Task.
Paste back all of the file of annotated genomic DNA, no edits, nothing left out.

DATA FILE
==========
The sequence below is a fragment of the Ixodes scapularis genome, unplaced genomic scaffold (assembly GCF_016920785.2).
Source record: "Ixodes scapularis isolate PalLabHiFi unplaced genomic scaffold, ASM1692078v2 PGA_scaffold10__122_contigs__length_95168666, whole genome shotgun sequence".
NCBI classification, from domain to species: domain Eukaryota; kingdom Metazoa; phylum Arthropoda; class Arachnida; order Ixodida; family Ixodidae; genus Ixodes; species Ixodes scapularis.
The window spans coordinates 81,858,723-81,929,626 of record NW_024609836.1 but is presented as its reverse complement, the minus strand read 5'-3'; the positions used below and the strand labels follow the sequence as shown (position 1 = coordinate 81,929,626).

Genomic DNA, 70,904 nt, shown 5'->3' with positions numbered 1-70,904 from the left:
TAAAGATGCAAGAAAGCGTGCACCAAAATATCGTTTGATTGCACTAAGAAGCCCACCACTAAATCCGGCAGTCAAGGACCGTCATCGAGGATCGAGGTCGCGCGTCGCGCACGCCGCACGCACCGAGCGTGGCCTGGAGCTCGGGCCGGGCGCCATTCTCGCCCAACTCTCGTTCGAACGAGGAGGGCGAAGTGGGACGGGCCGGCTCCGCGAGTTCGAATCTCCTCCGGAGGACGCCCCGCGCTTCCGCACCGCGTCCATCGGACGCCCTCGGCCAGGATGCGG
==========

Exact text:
The sequence below is a fragment of the Ixodes scapularis genome, unplaced genomic scaffold (assembly GCF_016920785.2).
Source record: "Ixodes scapularis isolate PalLabHiFi unplaced genomic scaffold, ASM1692078v2 PGA_scaffold10__122_contigs__length_95168666, whole genome shotgun sequence".
NCBI classification, from domain to species: domain Eukaryota; kingdom Metazoa; phylum Arthropoda; class Arachnida; order Ixodida; family Ixodidae; genus Ixodes; species Ixodes scapularis.
The window spans coordinates 81,858,723-81,929,626 of record NW_024609836.1 but is presented as its reverse complement, the minus strand read 5'-3'; the positions used below and the strand labels follow the sequence as shown (position 1 = coordinate 81,929,626).

Genomic DNA, 70,904 nt, shown 5'->3' with positions numbered 1-70,904 from the left:
TAAAGATGCAAGAAAGCGTGCACCAAAATATCGTTTGATTGCACTAAGAAGCCCACCACTAAATCCGGCAGTCAAGGACCGTCATCGAGGATCGAGGTCGCGCGTCGCGCACGCCGCACGCACCGAGCGTGGCCTGGAGCTCGGGCCGGGCGCCATTCTCGCCCAACTCTCGTTCGAACGAGGAGGGCGAAGTGGGACGGGCCGGCTCCGCGAGTTCGAATCTCCTCCGGAGGACGCCCCGCGCTTCCGCACCGCGTCCATCGGACGCCCTCGGCCAGGATGCGG